Lindsay Mendez, Carra Patterson, Sas Goldberg and Gideon Glick in
Significant Other by Joshua Harmon. Photo: Joan Marcus
Playwright Joshua Harmon burst into view in 2012 with Bad Jews, one of those plays that sounds like a bad idea but turns out to be very good. The Roundabout produced Harmon's comedy at their intimate Black Box Theatre and remounted it the following season, upstairs in the Laura Pels. Now Harmon returns to the Pels -- no need for a bare-bones tryout, this time -- with his new play. Significant Other is another smart, laugh-a-minute, contemporary comedy from the author of Bad Jews.
From the first moments of the first scene--with lovelorn college friends Jordan (Gideon Glick), Laura (Lindsay Mendez) and Vanessa (Carra Patterson) at the bachelorette party of their pal Kiki (Sas Goldberg) -- it is immediately clear: Harmon has a knack for very funny dialogue and--as it turns out -- endearing, contemporary characters. His story follows 29 year-old Jordan as he anxiously watches his three best (and only?) friends get married, leaving him all alone despairing that "no one has ever told me they love me."
Glick--an original cast member of Spring Awakening--is familiar to Roundabout audiences from Speech and Debate; he also played Jack in the Shakespeare-in-the-Park Into the Woods, and will be remembered by early attendees of Spider-Man as one of the leaders of the Geek Chorus before they were ignominiously cashiered. Glick gives a lovely performance here as the needy, nerdy, obsessive hero, an ugly duckling who frets and frets that he will never turn into a swan. (Harmon is to be commended by the manner in which he remains dramaturgically true to his protagonist.) Glick--who seems fabricated of rubber cement and pipe cleaners--is marvelous, endearing enough to win us over despite his character's complaints and kvetches.
Lindsay Mendez and Gideon Glick in Significant Other by Joshua Harmon.
Photo: Joan Marcus
Director Trip Cullman--who has a string of strong off-Broadway credits, including the rousing Choir Boy (which--alas--has gone unseen here since its 2013 production at MTC's Stage II)--does a wonderful job as Harmon's play fluidly moves along from scene to scene. This is facilitated by a compartmentalized set by Mark Wendland (of Next to Normal and If/Then) which incorporates a half-dozen distinct playing areas. These are well defined by lighting designer Japhy Weidman, whose recent efforts have included such impressive items as The Visit, Of Mice and Men and The Nance.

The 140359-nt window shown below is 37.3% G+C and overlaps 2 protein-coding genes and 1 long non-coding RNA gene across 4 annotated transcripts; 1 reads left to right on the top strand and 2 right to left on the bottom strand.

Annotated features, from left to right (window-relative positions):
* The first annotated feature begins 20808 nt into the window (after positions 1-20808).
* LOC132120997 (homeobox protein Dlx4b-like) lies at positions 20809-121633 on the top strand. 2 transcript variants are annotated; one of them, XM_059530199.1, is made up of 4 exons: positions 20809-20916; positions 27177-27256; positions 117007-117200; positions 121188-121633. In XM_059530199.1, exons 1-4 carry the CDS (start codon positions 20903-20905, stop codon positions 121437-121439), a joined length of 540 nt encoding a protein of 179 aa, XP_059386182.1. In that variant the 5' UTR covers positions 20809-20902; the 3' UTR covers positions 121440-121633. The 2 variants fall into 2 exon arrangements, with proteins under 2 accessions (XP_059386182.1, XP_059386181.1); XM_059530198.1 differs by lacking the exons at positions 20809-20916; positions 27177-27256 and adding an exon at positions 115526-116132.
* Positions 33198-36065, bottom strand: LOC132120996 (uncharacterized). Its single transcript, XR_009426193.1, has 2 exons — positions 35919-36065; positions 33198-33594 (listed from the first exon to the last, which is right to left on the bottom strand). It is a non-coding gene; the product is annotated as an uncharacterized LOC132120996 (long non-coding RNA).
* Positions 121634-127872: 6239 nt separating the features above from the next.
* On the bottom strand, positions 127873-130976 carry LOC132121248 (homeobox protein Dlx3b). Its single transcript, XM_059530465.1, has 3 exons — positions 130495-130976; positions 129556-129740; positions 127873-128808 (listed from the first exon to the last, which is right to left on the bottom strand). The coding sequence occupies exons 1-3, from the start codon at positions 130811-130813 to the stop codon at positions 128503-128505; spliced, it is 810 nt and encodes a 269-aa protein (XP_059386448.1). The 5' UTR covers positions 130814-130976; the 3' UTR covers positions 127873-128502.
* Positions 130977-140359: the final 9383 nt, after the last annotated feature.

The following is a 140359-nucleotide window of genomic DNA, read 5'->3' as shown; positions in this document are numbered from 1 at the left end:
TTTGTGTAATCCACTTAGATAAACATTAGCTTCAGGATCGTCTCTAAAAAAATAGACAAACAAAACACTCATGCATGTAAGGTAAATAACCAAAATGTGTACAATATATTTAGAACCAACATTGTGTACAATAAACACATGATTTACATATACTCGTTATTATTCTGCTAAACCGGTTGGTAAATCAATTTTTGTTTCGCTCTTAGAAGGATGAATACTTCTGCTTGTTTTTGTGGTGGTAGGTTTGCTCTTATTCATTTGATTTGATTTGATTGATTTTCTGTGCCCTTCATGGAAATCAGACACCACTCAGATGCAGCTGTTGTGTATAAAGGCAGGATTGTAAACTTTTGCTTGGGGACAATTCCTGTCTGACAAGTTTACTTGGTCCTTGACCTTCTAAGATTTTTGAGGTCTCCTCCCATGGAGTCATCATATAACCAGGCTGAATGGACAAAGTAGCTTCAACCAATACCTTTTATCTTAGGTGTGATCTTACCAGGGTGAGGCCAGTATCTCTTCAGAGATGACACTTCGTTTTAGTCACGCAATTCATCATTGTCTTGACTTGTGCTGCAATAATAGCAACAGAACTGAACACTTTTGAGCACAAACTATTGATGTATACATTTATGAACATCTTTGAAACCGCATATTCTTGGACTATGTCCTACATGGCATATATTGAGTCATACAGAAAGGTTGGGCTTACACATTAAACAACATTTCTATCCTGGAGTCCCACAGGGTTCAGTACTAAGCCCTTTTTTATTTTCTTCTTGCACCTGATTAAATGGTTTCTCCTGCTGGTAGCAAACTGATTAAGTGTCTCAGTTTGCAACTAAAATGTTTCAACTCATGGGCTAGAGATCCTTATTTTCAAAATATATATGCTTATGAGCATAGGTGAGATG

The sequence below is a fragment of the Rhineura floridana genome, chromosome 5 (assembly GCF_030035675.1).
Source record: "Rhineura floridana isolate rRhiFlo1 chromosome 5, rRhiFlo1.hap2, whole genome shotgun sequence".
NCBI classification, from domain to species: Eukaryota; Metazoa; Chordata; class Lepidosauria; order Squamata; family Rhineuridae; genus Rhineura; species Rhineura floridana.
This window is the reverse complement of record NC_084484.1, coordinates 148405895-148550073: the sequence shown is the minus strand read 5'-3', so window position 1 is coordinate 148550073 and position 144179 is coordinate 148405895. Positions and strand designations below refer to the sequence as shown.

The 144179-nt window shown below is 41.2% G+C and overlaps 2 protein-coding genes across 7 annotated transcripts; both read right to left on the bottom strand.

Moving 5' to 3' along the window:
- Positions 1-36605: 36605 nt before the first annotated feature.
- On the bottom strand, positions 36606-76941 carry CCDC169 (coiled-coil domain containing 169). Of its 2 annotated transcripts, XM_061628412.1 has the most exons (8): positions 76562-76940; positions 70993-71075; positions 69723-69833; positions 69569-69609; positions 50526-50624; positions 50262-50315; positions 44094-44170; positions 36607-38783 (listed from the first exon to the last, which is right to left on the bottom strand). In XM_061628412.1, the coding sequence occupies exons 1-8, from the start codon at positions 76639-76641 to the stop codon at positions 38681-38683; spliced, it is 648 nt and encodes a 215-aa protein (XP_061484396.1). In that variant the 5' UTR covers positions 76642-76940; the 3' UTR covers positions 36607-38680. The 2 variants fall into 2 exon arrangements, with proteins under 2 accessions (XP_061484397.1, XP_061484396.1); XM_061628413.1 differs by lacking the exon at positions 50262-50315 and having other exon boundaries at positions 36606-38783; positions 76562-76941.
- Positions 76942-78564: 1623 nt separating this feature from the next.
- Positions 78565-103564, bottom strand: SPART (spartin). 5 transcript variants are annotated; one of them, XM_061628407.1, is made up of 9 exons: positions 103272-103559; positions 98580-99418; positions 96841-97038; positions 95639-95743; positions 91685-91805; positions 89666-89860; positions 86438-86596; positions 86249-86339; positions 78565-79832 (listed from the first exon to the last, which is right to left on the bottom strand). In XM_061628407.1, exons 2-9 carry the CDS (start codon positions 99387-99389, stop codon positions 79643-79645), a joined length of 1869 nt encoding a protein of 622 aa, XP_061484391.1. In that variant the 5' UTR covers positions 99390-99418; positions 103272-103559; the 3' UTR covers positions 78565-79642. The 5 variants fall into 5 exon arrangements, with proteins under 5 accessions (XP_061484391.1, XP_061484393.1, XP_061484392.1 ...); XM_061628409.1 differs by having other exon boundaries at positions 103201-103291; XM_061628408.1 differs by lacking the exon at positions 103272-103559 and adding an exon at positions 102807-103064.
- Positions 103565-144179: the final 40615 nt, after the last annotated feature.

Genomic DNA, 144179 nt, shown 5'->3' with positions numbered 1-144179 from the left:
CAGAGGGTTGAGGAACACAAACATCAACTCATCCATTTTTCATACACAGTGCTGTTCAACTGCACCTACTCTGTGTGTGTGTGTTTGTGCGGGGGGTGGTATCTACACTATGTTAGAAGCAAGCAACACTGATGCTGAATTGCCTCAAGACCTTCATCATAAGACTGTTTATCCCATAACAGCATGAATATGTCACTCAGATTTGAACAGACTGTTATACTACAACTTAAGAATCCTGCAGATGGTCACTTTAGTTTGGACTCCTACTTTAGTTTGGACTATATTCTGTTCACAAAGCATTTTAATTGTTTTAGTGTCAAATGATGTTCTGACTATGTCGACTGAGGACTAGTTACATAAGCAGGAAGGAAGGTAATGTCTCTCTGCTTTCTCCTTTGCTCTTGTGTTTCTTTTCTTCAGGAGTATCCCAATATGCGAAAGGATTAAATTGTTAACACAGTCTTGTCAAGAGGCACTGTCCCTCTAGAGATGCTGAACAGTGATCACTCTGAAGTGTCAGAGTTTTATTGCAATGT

The trio of friends is excellently played by three disparate actresses. Goldberg is the abrasively shrill, spoiled bride with a hapless groom from Kentucky. (The role is somewhat reminiscent of the character portrayed so memorably by Tracee Chimo in Bad Jews.) Patterson does well as the sensitive counterpart to the hero, while Mendez--who garnered strong reviews as the heroine of Dogfight--gets the best material and makes the best showing of the three. Late in the proceedings, she joins Glick in a lacerating scene which provides the heart of the play; the two are well-matched, and it makes for a gripping exchange. The six male characters who float through the proceedings are split between John Behlmann (as the handsome ones) and Luke Smith (as the others).
Barbara Barrie brightens the stage as Jordan's grandmother, coping with the ravages of time while light-heartedly pondering methods of suicide. Normally in cases like this, viewers marvel at the age of veteran actors on the stage. In this case, no issue need be made of Barrie's age; it's simply a lovely performance from an actress best-remembered for her karate-practicing Sarah in the original 1970 production of Company.
Barbara Barrie and Gideon Glick in Significant Other by Joshua Harmon.
Photo: Joan Marcus
Barrie's presence, once or twice, might actually remind you of Company; Harmon's play can be seen as a contemporary handling of the Sondheim/Furth musical, with the hero turning thirty (instead of thirty-five) surrounded by those "good and crazy people" his friends. This is countered by the notion of Significant Other as a modern-day equivalent of what Wendy Wasserstein might have done with a male protagonist. (After writing the above sentence, I looked in the Significant Other script and found that this might not be incidental: the author prefaces his play with a quote from Wasserstein's Isn't It Romantic.)
Sondheim or Wasserstein, both or neither; Harmon is in good company with Significant Other. This one is not as immediately startling as Bad Jews, but every bit as rewarding and funny. Keep 'em coming, Mr. Harmon.
Significant Other, by Joshua Harmon, opened June 18, 2015 and continues through August 16 at the Laura Pels Theatre
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